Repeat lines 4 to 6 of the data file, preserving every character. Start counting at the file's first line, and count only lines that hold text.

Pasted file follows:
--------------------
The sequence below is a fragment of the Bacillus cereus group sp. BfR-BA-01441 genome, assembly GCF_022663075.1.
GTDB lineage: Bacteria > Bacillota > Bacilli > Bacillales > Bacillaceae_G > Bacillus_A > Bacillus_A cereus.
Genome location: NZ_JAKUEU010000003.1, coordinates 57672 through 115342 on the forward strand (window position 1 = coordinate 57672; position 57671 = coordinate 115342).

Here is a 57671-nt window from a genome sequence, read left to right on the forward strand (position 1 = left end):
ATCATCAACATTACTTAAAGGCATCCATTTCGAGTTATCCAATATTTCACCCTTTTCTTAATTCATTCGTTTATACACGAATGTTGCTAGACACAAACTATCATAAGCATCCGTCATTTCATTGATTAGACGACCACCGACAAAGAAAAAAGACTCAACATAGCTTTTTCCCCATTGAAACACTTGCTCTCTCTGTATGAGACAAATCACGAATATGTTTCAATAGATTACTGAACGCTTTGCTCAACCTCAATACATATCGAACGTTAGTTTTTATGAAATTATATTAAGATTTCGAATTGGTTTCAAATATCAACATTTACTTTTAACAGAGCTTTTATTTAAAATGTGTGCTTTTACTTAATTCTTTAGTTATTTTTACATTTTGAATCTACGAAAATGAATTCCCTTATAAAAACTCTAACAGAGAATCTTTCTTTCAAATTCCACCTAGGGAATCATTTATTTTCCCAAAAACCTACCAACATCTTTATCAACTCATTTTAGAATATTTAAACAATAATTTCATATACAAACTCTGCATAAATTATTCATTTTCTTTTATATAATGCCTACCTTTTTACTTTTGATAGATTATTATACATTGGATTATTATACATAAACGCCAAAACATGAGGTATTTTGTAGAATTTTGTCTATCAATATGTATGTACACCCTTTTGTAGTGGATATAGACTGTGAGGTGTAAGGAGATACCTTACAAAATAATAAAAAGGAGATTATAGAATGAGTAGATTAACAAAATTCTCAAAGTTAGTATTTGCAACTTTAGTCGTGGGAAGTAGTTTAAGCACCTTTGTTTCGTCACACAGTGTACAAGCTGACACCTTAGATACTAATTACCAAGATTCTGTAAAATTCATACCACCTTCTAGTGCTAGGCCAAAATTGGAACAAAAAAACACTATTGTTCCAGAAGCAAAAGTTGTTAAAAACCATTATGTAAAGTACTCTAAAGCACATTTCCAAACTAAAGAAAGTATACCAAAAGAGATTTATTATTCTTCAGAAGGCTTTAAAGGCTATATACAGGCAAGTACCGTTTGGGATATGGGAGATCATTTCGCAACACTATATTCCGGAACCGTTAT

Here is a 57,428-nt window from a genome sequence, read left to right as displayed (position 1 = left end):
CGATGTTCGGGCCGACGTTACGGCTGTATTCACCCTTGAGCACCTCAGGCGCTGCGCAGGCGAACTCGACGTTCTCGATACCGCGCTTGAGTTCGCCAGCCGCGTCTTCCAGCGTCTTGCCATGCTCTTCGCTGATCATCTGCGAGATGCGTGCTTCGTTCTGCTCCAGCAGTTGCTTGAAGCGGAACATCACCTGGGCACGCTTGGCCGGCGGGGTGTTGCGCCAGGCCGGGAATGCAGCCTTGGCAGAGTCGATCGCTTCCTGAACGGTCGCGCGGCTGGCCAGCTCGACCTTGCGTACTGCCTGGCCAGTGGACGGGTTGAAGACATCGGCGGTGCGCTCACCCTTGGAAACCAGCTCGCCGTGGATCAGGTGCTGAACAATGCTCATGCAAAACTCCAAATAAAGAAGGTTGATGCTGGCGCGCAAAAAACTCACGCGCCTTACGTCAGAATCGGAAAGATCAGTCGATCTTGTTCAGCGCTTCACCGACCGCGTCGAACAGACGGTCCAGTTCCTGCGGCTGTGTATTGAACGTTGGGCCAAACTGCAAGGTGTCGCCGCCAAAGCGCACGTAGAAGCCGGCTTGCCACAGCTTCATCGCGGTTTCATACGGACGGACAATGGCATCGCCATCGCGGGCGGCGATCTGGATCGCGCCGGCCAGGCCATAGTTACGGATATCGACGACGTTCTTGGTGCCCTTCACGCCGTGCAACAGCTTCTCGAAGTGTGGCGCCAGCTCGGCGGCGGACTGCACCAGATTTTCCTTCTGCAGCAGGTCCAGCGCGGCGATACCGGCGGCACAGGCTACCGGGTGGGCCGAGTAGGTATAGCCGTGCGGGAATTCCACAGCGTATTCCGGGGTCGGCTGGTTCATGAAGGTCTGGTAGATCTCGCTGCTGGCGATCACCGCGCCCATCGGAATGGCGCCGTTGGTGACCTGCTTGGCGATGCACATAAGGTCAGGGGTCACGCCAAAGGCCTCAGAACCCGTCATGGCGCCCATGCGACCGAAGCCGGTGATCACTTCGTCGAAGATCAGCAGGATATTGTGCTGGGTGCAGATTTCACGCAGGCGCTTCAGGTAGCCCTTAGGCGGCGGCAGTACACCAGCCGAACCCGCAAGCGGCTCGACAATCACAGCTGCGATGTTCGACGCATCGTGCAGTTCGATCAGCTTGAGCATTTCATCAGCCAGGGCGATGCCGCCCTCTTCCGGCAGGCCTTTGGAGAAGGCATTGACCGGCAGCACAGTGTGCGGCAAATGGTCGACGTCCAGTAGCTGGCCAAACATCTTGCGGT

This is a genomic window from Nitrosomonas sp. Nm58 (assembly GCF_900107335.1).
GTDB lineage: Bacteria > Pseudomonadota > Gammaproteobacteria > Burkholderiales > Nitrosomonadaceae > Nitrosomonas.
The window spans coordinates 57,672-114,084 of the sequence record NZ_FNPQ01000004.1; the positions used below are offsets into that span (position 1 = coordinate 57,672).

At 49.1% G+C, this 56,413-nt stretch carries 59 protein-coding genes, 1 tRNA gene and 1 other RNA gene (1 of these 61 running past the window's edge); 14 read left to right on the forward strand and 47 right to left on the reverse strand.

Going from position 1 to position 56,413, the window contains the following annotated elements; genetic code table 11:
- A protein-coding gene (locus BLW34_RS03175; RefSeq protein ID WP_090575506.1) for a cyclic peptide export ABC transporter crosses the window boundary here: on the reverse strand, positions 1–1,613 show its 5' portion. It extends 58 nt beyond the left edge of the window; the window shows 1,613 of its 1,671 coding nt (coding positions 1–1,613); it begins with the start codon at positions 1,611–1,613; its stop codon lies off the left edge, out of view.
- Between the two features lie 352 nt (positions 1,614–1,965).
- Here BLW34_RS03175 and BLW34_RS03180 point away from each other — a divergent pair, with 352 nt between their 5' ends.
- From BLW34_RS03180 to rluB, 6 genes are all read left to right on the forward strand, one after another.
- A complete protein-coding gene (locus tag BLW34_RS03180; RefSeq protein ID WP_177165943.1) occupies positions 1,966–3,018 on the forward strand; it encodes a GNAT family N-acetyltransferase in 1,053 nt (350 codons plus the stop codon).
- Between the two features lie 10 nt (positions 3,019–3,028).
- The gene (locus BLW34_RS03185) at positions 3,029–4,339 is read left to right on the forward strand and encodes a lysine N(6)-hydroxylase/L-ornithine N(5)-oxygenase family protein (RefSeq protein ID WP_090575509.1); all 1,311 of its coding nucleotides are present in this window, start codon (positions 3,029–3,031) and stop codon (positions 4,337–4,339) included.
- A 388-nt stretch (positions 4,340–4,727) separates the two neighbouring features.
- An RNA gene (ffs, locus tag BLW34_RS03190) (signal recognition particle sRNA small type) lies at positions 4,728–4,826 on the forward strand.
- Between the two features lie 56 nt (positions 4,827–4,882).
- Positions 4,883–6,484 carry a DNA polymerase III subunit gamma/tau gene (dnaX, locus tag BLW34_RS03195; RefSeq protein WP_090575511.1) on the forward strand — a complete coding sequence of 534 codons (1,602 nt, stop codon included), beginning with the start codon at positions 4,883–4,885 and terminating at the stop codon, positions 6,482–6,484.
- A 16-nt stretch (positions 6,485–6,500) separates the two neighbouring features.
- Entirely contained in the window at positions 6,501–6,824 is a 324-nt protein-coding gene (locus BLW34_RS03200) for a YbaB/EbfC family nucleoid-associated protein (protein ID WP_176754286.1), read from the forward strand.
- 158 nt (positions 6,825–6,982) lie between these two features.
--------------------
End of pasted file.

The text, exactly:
Here is a 57671-nt window from a genome sequence, read left to right on the forward strand (position 1 = left end):
ATCATCAACATTACTTAAAGGCATCCATTTCGAGTTATCCAATATTTCACCCTTTTCTTAATTCATTCGTTTATACACGAATGTTGCTAGACACAAACTATCATAAGCATCCGTCATTTCATTGATTAGACGACCACCGACAAAGAAAAAAGACTCAACATAGCTTTTTCCCCATTGAAACACTTGCTCTCTCTGTATGAGACAAATCACGAATATGTTTCAATAGATTACTGAACGCTTTGCTCAACCTCAATACATATCGAACGTTAGTTTTTATGAAATTATATTAAGATTTCGAATTGGTTTCAAATATCAACATTTACTTTTAACAGAGCTTTTATTTAAAATGTGTGCTTTTACTTAATTCTTTAGTTATTTTTACATTTTGAATCTACGAAAATGAATTCCCTTATAAAAACTCTAACAGAGAATCTTTCTTTCAAATTCCACCTAGGGAATCATTTATTTTCCCAAAAACCTACCAACATCTTTATCAACTCATTTTAGAATATTTAAACAATAATTTCATATACAAACTCTGCATAAATTATTCATTTTCTTTTATATAATGCCTACCTTTTTACTTTTGATAGATTATTATACATTGGATTATTATACATAAACGCCAAAACATGAGGTATTTTGTAGAATTTTGTCTATCAATATGTATGTACACCCTTTTGTAGTGGATATAGACTGTGAGGTGTAAGGAGATACCTTACAAAATAATAAAAAGGAGATTATAGAATGAGTAGATTAACAAAATTCTCAAAGTTAGTATTTGCAACTTTAGTCGTGGGAAGTAGTTTAAGCACCTTTGTTTCGTCACACAGTGTACAAGCTGACACCTTAGATACTAATTACCAAGATTCTGTAAAATTCATACCACCTTCTAGTGCTAGGCCAAAATTGGAACAAAAAAACACTATTGTTCCAGAAGCAAAAGTTGTTAAAAACCATTATGTAAAGTACTCTAAAGCACATTTCCAAACTAAAGAAAGTATACCAAAAGAGATTTATTATTCTTCAGAAGGCTTTAAAGGCTATATACAGGCAAGTACCGTTTGGGATATGGGAGATCATTTCGCAACACTATATTCCGGAACCGTTAT

Here is a 57,428-nt window from a genome sequence, read left to right as displayed (position 1 = left end):